Circulating fibrinogen but not D-dimer level is associated with vital exhaustion in school teachers

Department of Theoretical and Clinical Psychobiology, Graduate School of Psychobiology, University of Trier, Trier, Germany.
Stress (Amsterdam, Netherlands) (Impact Factor: 2.72). 02/2008; 11(4):250-8. DOI: 10.1080/10253890701714831
Source: PubMed


Meta-analyses have established elevated fibrinogen and D-dimer levels in the circulation as biological risk factors for the development and progression of coronary artery disease (CAD). Here, we investigated whether vital exhaustion (VE), a known psychosocial risk factor for CAD, is associated with fibrinogen and D-dimer levels in a sample of apparently healthy school teachers. The teaching profession has been proposed as a potentially high stressful occupation due to enhanced psychosocial stress at the workplace. Plasma fibrinogen and D-dimer levels were measured in 150 middle-aged male and female teachers derived from the first year of the Trier-Teacher-Stress-Study. Log-transformed levels were analyzed using linear regression. Results yielded a significant association between VE and fibrinogen (p = 0.02) but not D-dimer controlling for relevant covariates. Further investigation of possible interaction effects resulted in a significant association between fibrinogen and the interaction term "VE x gender" (p = 0.05). In a secondary analysis, we reran linear regression models for males and females separately. Gender-specific results revealed that the association between fibrinogen and VE remained significant in males but not females. In sum, the present data support the notion that fibrinogen levels are positively related to VE. Elevated fibrinogen might be one biological pathway by which chronic work stress may impact on teachers' cardiovascular health in the long run.

Download full-text


Available from: Rk Von,
  • Source
    • "More recently, a study showed that reduced vagal outflow to the heart was correlated with elevated plasma fibrinogen levels independent of the established cardiovascular risk factors [17]. Psychobiological trials also suggested a dynamic relationship between depression and the plasma fibrinogen concentration which serviced as an inflammatory marker [18] [19]. "
    [Show abstract] [Hide abstract]
    ABSTRACT: Background: Some studies have suggested a relation of plasma fibrinogen to the severity of coronary artery disease (CAD). However, whether plasma fibrinogen can predict the presence and severity of CAD in patients with diabetes mellitus has not been determined. Methods: A total of consecutive 373 diabetic patients with typical angina pectoris who received coronary angiography were enrolled and classified into three groups by tertiles of Gensini score (GS, low group <8; intermediate group 8~28; high group >28). The relationship between fibrinogen and GS was evaluated. Results: There were correlations of fibrinogen with hemoglobin A1c, C-reactive protein, and GS (r = 0.17, r = 0.52, and r = 0.21, resp.; all P < 0.001). Area under the receivers operating characteristic curve of fibrinogen was 0.62 (95% CI 0.56-0.68, P < 0.001) for predicting a high GS. Multivariate analysis suggested that plasma fibrinogen was an independent predictor of a high GS for diabetic patients (OR = 1.40, 95% CI 1.04-1.88, and P = 0.026) after adjusting for traditional risk factors of CAD. Conclusions: The present data indicated that plasma fibrinogen, a readily measurable systematic inflammatory marker, appeared to be an independent predictor for the severity of CAD in diabetic patients.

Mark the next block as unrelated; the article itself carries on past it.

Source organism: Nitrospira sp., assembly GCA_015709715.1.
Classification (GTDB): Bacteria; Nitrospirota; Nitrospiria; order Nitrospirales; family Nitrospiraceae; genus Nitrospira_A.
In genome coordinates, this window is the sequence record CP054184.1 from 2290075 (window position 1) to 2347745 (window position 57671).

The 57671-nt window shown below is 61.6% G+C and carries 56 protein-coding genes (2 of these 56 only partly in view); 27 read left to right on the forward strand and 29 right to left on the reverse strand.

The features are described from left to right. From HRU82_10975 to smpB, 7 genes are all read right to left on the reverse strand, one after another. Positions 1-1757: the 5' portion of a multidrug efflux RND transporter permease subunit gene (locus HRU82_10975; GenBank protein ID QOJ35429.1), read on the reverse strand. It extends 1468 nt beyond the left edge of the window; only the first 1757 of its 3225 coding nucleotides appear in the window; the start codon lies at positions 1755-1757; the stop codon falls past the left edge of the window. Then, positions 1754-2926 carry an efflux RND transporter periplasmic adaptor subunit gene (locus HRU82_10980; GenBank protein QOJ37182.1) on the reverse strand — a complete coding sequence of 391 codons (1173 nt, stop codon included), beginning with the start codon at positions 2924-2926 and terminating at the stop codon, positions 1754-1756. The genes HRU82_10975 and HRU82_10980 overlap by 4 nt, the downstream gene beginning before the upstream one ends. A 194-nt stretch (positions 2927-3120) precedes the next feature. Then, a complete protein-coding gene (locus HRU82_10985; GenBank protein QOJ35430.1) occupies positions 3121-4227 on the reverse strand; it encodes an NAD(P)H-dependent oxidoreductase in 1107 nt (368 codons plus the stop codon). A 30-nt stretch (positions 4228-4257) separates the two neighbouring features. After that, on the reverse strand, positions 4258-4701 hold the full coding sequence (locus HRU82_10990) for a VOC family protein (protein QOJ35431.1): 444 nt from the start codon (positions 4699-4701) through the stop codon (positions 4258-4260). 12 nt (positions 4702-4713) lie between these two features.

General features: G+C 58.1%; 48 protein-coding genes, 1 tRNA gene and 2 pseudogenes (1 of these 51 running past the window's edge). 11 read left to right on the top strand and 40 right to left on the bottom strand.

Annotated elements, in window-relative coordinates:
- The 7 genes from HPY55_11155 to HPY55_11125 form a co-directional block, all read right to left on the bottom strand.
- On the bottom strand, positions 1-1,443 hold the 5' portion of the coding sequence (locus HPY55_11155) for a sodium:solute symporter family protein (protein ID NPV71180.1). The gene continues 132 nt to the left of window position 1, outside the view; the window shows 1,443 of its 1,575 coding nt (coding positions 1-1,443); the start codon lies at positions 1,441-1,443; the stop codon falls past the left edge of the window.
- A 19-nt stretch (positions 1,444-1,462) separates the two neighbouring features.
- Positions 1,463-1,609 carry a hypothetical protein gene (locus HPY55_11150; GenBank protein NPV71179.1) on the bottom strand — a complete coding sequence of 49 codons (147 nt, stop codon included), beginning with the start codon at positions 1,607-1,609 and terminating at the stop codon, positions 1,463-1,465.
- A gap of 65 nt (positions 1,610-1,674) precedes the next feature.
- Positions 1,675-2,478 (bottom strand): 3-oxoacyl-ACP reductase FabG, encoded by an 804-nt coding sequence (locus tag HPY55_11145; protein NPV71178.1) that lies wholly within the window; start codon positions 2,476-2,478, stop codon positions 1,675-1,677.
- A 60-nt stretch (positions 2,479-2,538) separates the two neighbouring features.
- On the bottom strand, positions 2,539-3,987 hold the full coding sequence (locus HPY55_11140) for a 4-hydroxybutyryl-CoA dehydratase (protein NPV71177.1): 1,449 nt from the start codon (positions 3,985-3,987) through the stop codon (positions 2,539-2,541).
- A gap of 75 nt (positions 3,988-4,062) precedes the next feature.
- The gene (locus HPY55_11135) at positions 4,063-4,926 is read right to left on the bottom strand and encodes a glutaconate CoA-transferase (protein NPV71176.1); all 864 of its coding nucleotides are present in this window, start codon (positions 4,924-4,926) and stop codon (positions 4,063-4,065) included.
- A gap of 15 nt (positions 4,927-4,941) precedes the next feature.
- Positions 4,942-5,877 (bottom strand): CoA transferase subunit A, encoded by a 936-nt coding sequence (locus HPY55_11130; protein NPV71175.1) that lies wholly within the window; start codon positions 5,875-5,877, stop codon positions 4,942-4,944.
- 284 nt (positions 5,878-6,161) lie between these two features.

Disease markers 04/2014; 2014:485687. DOI:10.1155/2014/485687 · 1.56 Impact Factor
  • Source
    • "The psychophysiological mechanisms in the relationship between VE, depression, and CAD are not fully understood [1] [2] [4] but could partially relate to a hypercoagulable state that is characterized by activated coagulation and/or impaired fibrinolysis [8]. For instance, clotting factor VII, fibrinogen, and the main fibrinolysis inhibitor plasminogen activator inhibitor-1 were all elevated in VE [9] [10] [11] and depression [12] [13] [14]. Chronic low-grade hypercoagulability promotes atherosclerosis and its thrombotic complications [15] [16]. "